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Court action against EA

Posted by ballightning on September 25, 2008

With all the vitriol surrounding Spore’s DRM, it was only a matter of time before lawyers got involved. Courthouse News Service reports (via Shacknews) that a class action lawsuit has been filed against Electronic Arts in federal court, which alleges the company defrauds its customers by not disclosing the installation of SecuROM copy protection as part of Spore’s installation.

Interestingly, while the most vocal complaints regarding Spore’s DRM have focused on the ways it limits the use of the game, this lawsuit is concerned with the fact that it exists at all. “Although consumers are told that the game uses access control and copy protection technology, consumers are not told that this technology is actually an entirely separate, stand-alone program which will download, install and operate on their computers along with the Spore download,” the complaint reads (you can read the full PDF document here).

“Consumers are given no control, rights or options over SecuROM,” the complaint continues. “The program is uninstallable. Once installed, it becomes a permanent part of the consumer’s software portfolio. Even if the consumer uninstalls Spore and entirely deletes it from their computer, SecuROM remains a fixture in their computer unless and until the consumer completely wipes their hard drive through reformatting or replacement of the drive.”

The complaint also argues that the copy protection software is “secretly installed to the command and control center of the computer (Ring 0, or the Kernal), and surreptitiously operated, overseeing function and operation on the computer, preventing the computer from operating under certain circumstances and/or disrupting hardware operations.” What these certain circumstances and hardware operations are, however, are not detailed.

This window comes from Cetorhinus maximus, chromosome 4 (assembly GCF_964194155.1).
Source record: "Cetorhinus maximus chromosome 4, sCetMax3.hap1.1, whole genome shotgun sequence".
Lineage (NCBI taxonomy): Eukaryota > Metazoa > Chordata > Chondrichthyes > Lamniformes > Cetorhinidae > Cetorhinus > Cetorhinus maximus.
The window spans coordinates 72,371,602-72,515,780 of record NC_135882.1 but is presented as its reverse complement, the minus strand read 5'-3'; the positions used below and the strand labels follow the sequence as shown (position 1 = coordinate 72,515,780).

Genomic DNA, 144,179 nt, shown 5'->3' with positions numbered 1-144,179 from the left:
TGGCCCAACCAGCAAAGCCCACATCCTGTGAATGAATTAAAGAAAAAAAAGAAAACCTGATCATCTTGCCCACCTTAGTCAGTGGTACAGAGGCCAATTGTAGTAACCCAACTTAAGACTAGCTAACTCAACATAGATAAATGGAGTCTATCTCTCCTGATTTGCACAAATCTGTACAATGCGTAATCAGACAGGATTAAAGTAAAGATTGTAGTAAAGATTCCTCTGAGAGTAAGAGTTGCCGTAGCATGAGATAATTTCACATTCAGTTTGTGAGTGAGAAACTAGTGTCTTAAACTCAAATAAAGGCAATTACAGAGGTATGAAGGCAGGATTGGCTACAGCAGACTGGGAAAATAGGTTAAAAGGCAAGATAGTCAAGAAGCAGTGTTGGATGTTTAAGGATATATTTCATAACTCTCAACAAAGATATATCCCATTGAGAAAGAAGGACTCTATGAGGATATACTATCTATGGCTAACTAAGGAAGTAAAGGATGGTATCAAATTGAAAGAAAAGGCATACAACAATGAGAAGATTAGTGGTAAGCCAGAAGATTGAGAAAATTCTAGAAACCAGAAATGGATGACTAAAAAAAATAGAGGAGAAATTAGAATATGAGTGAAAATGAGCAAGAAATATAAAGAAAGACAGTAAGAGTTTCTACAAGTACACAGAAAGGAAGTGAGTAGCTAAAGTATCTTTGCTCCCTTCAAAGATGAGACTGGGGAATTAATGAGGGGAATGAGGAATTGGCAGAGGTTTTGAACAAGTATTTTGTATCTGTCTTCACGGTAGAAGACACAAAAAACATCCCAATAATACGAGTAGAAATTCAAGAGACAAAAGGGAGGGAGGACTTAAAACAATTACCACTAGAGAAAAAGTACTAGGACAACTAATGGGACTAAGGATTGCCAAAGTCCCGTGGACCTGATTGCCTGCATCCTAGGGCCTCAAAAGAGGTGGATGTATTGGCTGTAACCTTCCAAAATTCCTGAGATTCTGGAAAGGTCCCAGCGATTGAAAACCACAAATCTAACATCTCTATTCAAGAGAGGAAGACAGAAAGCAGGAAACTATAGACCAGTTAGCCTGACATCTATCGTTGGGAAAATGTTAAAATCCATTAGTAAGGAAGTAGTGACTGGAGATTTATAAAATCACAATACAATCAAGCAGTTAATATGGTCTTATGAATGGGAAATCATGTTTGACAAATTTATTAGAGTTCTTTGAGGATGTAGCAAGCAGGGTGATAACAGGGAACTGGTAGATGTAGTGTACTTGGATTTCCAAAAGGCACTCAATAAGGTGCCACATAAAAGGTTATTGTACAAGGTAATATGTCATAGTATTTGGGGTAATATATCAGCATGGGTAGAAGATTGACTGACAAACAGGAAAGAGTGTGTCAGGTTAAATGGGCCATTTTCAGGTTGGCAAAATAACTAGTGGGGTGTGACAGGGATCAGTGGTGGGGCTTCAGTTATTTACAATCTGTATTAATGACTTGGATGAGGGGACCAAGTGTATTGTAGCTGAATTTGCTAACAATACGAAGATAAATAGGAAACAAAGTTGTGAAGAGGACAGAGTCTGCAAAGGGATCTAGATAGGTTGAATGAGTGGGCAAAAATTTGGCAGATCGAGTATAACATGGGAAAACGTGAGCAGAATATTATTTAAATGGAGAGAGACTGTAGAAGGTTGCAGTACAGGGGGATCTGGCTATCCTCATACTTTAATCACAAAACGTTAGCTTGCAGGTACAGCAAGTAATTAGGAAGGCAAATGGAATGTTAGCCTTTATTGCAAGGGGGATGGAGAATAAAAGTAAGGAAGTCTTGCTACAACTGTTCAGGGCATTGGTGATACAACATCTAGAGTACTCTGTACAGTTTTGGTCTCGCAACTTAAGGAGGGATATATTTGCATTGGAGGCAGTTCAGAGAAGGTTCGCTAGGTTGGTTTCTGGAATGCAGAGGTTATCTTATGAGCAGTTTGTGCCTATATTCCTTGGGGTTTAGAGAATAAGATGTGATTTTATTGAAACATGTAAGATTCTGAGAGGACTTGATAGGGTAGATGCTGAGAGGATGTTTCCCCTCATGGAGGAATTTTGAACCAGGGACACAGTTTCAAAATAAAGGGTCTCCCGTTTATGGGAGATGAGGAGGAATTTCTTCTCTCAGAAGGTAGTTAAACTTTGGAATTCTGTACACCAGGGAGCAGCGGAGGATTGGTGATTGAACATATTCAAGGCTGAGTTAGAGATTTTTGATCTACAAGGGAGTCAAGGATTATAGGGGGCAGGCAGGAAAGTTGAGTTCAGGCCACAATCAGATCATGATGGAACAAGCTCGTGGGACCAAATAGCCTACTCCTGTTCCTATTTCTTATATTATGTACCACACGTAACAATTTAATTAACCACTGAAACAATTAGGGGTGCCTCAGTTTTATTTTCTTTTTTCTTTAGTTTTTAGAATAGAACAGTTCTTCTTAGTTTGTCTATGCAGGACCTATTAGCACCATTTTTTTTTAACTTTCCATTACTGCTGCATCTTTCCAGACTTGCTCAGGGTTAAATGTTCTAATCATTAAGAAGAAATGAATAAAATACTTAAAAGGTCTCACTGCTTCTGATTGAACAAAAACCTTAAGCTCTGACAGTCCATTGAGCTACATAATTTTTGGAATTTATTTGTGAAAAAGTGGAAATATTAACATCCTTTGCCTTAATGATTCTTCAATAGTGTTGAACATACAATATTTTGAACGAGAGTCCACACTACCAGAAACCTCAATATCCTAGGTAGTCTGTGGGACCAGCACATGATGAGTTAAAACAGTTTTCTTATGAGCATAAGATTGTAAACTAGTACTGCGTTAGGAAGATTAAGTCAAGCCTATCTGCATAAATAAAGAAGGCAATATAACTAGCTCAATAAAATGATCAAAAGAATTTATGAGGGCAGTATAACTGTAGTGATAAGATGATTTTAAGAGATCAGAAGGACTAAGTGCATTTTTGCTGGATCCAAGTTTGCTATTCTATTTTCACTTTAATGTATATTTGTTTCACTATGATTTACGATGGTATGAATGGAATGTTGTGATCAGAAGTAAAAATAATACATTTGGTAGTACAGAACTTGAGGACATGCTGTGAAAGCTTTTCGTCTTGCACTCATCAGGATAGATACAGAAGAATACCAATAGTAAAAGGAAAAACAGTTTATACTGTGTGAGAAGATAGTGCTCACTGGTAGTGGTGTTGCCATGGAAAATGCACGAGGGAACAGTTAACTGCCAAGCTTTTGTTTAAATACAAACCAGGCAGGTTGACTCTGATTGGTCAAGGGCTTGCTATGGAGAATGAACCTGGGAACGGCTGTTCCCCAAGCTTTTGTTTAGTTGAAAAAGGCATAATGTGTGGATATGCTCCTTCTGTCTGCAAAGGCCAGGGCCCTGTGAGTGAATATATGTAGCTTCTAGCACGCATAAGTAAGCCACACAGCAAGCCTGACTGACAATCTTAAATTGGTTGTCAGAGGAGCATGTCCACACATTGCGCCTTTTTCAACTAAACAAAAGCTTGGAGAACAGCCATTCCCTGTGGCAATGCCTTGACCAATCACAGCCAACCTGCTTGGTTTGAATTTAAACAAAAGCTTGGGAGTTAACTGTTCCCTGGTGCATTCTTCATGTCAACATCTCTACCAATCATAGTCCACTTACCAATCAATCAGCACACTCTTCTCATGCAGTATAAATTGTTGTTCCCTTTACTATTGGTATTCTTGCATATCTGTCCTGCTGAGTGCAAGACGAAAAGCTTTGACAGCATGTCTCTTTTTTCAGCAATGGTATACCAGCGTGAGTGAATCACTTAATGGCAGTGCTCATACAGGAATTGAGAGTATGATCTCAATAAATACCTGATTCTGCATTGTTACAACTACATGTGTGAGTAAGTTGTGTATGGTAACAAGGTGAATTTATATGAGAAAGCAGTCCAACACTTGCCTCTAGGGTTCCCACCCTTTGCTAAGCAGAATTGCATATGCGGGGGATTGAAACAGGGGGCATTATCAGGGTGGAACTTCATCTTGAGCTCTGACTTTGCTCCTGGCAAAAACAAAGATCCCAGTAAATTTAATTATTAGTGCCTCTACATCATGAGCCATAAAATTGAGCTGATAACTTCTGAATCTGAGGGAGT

The lawsuit was filed by Melissa Thomas “on behalf of herself and all others similarly situated.” Thomas is represented by Alan Himmelfarb, of KamberEdelson of Vernon, California, and New York. The lawsuit is seeking payments for “actual damages, statutory damages, punitive or treble damages, and other such relief as provided by the statutes cited herein,” as well as restitution of legal fees and “relief in the form of restitution and/or disgorgement of all unlawful or illegal profits received by defendant as a result of the unfair, unlawful, and/or deceptive conduct alleged in herein” (you have to love legal writing).

While this lawsuit isn’t very surprising considering the controversy Spore has been under for its DRM, it is a bit odd when you consider Spore is far from the first EA game to use SecuROM copy protection — Mass Effect used the same software before it, and the recently released Crysis: Warhead (as well as the upcoming Red Alert 3) uses it as well.

 

By Kris Pigna

We’re be reporting more on the court action as it happens.

Story Link

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